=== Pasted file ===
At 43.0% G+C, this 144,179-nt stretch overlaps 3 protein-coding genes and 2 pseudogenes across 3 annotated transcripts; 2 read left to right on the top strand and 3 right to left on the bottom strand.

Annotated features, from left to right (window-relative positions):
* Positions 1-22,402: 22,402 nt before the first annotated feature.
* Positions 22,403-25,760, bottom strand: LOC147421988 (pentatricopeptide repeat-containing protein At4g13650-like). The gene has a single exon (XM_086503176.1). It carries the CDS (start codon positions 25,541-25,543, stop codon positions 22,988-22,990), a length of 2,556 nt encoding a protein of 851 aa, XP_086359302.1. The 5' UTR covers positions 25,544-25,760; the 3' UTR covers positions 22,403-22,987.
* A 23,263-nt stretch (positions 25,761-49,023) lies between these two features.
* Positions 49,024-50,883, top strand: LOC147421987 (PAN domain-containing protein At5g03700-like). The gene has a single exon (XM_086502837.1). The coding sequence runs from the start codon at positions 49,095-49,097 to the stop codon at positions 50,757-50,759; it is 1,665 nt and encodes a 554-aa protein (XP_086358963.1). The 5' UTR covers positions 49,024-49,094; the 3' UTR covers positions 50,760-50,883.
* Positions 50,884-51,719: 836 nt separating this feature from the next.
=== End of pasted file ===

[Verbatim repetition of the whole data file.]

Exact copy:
At 43.0% G+C, this 144,179-nt stretch overlaps 3 protein-coding genes and 2 pseudogenes across 3 annotated transcripts; 2 read left to right on the top strand and 3 right to left on the bottom strand.

Annotated features, from left to right (window-relative positions):
* Positions 1-22,402: 22,402 nt before the first annotated feature.
* Positions 22,403-25,760, bottom strand: LOC147421988 (pentatricopeptide repeat-containing protein At4g13650-like). The gene has a single exon (XM_086503176.1). It carries the CDS (start codon positions 25,541-25,543, stop codon positions 22,988-22,990), a length of 2,556 nt encoding a protein of 851 aa, XP_086359302.1. The 5' UTR covers positions 25,544-25,760; the 3' UTR covers positions 22,403-22,987.
* A 23,263-nt stretch (positions 25,761-49,023) lies between these two features.
* Positions 49,024-50,883, top strand: LOC147421987 (PAN domain-containing protein At5g03700-like). The gene has a single exon (XM_086502837.1). The coding sequence runs from the start codon at positions 49,095-49,097 to the stop codon at positions 50,757-50,759; it is 1,665 nt and encodes a 554-aa protein (XP_086358963.1). The 5' UTR covers positions 49,024-49,094; the 3' UTR covers positions 50,760-50,883.
* Positions 50,884-51,719: 836 nt separating this feature from the next.